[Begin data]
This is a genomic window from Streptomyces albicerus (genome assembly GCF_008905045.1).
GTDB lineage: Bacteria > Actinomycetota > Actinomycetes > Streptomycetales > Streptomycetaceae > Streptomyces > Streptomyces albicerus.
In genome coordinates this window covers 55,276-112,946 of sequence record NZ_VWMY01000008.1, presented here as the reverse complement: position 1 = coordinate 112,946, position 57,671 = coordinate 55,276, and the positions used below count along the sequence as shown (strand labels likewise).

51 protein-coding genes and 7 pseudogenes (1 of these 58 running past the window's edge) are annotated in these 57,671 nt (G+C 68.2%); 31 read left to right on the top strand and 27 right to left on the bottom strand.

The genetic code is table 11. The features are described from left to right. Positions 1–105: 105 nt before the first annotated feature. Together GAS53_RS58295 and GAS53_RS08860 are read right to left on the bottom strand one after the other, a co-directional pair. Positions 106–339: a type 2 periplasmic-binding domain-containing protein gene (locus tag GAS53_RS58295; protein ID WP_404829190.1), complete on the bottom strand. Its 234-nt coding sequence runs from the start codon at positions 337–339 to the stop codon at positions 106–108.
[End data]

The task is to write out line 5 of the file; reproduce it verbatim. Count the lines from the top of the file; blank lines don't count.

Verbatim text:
The genetic code is table 11. The features are described from left to right. Positions 1–105: 105 nt before the first annotated feature. Together GAS53_RS58295 and GAS53_RS08860 are read right to left on the bottom strand one after the other, a co-directional pair. Positions 106–339: a type 2 periplasmic-binding domain-containing protein gene (locus tag GAS53_RS58295; protein ID WP_404829190.1), complete on the bottom strand. Its 234-nt coding sequence runs from the start codon at positions 337–339 to the stop codon at positions 106–108.